On Friday morning, “Today” show co-anchor Hoda Kotb did something rare for network TV news anchors: She gave into pure emotion and broke down in tears.
Wrapping up an interview with New Orleans Saints quarterback Drew Brees about the coronavirus pandemic’s staggering effect on the city and his $5 million donation, Kotb suddenly struggled to speak, then slumped her shoulders.
Co-anchor Savannah Guthrie comforted her, then took over the transition into the next segment.
Around the world, emotions are running high as people face the uncertainty of the virus’s trajectory.
“Everyone’s emotions are just so close to the surface right now,” Liane Davey, an organizational psychologist and author of “The Good Fight: Use Productive Conflict to Get Your Team and Organization Back on Track,” said.
“When you’re talking about bad news at a distance — pictures of Italy, exponential numbers on a chart, you can be removed from your emotions,” Davey said. “New Orleans is a community she knows and loves, and sometimes the feelings just catch you off guard.”
Everyone seems a little more weepy these days, noted Davey.
“Now people aren’t sleeping, they’re cooped up and all of their routines and coping mechanisms are disrupted or just gone,” Davey said.
For those in media, it’s been an incredible onslaught of bad news that will likely get exponentially worse. Work means swimming into all of it, day after day, in a 24/7 news cycle.
“I kind of cry a little bit quite regularly at the moment — but then I work from home so no one would know,” Charlotte Jee, a London-based writer for the MIT Technology Review wrote in a message.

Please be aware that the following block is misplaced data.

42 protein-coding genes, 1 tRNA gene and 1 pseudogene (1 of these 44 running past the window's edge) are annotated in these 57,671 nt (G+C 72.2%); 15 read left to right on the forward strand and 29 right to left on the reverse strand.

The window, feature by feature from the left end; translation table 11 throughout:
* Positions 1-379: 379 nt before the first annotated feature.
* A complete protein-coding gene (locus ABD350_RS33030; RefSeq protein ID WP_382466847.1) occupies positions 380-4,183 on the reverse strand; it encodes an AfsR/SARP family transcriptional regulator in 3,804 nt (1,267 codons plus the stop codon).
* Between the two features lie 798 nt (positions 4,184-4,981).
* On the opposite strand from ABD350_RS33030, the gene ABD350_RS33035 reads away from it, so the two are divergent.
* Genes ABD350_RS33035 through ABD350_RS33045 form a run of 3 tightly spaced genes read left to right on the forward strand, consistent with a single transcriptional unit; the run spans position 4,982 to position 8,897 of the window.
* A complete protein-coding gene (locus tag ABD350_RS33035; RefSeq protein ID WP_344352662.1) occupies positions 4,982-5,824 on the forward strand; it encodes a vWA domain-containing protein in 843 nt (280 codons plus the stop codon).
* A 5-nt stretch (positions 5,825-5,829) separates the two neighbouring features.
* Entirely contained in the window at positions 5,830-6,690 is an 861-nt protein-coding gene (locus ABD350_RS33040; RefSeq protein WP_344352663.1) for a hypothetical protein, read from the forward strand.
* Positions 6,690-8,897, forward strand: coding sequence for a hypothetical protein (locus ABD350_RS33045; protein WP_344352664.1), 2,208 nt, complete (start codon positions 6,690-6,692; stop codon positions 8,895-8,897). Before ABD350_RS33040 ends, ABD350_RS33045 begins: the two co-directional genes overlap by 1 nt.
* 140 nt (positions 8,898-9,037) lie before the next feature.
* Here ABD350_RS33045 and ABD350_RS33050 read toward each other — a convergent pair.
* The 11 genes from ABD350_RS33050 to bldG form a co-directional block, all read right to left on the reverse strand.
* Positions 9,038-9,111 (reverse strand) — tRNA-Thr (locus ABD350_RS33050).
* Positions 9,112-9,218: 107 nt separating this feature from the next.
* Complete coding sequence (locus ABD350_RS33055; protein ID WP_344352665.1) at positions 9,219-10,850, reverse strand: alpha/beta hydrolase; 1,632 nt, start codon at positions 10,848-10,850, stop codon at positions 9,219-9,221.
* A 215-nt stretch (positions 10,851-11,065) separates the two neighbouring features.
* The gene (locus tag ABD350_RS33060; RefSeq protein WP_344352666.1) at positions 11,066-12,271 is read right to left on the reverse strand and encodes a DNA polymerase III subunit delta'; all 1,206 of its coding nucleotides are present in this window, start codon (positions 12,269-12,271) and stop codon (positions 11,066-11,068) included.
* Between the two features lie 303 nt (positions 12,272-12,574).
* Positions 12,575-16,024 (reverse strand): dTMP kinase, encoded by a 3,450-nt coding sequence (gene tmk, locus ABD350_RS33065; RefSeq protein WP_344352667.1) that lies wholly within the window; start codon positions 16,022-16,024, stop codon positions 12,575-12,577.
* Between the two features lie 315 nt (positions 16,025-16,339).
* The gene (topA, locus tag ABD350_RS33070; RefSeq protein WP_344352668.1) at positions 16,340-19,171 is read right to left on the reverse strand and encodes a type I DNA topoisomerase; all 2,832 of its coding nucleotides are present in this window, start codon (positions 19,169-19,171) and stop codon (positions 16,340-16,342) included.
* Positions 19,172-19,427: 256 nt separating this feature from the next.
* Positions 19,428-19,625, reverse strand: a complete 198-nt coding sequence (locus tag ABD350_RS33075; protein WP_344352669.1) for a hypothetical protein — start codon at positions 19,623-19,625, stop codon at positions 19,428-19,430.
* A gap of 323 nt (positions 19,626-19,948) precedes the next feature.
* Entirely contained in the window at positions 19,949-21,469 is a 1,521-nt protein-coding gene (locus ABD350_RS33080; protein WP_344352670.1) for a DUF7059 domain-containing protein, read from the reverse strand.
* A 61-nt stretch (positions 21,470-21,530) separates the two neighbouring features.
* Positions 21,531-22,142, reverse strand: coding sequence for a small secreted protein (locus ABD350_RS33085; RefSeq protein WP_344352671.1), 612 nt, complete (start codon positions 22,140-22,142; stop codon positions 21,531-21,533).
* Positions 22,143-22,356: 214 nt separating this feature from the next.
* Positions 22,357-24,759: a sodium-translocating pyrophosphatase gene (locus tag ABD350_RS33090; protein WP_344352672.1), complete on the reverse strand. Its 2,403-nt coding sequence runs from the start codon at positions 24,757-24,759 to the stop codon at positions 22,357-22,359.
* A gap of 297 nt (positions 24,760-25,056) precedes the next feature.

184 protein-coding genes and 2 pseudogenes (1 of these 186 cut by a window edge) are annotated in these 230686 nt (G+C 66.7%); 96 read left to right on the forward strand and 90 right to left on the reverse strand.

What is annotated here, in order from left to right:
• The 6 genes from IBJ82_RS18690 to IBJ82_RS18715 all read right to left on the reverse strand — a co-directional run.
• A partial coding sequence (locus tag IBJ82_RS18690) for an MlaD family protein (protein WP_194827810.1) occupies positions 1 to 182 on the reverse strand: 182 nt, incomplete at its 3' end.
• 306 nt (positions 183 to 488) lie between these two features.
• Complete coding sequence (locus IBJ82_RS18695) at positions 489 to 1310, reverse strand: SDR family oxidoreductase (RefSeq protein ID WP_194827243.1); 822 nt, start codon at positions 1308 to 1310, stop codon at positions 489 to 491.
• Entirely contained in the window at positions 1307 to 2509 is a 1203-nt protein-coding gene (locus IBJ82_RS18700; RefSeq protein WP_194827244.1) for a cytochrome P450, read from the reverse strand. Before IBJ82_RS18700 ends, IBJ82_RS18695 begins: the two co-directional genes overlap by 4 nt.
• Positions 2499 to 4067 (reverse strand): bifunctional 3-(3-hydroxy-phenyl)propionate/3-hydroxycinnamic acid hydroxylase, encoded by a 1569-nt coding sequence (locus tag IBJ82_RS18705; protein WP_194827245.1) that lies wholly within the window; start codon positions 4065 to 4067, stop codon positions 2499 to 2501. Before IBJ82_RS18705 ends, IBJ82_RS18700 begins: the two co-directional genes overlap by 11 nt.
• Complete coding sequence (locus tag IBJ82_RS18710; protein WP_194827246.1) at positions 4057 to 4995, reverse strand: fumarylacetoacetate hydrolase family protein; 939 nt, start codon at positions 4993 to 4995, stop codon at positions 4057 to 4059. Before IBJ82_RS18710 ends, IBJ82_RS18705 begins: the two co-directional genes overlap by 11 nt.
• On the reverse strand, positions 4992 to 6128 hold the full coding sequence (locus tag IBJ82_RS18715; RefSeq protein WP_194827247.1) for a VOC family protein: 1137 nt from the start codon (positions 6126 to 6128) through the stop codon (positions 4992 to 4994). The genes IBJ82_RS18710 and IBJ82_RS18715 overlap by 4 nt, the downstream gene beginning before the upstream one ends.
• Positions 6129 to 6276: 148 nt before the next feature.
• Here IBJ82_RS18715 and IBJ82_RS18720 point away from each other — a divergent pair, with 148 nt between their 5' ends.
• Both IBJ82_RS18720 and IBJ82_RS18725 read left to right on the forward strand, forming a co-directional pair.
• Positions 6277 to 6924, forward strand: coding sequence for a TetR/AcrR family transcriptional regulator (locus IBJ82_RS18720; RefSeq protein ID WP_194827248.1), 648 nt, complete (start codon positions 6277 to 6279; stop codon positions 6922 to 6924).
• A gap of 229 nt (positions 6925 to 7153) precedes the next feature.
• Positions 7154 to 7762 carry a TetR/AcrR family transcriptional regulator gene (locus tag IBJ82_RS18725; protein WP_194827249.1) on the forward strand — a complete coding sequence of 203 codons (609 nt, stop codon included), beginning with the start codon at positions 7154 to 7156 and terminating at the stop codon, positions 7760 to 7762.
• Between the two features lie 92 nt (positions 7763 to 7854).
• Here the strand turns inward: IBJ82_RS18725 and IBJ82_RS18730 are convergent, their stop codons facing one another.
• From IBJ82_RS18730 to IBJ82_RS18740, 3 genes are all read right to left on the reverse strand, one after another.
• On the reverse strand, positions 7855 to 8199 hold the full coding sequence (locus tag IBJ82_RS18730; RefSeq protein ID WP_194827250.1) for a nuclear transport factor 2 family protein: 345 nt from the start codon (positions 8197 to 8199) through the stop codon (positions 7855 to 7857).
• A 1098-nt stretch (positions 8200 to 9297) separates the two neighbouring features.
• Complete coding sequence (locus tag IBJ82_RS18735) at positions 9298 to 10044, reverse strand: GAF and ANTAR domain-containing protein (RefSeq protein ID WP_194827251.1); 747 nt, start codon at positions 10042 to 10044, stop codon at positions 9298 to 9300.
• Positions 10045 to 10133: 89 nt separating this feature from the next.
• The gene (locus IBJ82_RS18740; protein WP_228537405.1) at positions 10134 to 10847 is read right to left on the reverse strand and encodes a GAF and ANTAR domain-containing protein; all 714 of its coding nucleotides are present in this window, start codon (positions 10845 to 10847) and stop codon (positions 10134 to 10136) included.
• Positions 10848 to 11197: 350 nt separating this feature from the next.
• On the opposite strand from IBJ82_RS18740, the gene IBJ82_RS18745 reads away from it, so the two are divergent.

Davey encourages workplaces to embrace “emotion or vulnerability plus accountability,” and points to Friday’s “Today” show segment as an example. When Kotb didn’t rebound quickly, Guthrie was quick to pick up where she left off.
“Savannah was the perfect teammate. She gave her some space and waited a beat. She validated her emotions. She didn’t try to cover it up or move on to the next segment,” Davey said. “Then she saw Kotb struggle and said, ‘How about I do that?’”
That’s especially important in these times.
For Eater editor Monica Burton, 30, covering the closures and hardships that the restaurant industry now faces is taking its toll.
She has broken down in tears while writing and editing stories of shuttered businesses that may never come back: restaurateurs who had just opened up their establishment, only to have to shut it down, or a devastated winemaker.
“I’m lucky to work in a really supportive environment that cares about mental health,” Burton said. “For us, admitting you’re upset or admitting you cry is not a strike against you. I can see other environments where crying could be seen as a sign of weakness or an inability to handle your work.”
“I do wonder if everyone is crying more and working from home and no one can see you, so you can cry, and then later say you did it,” Burton said. “Maybe it will be more acceptable.”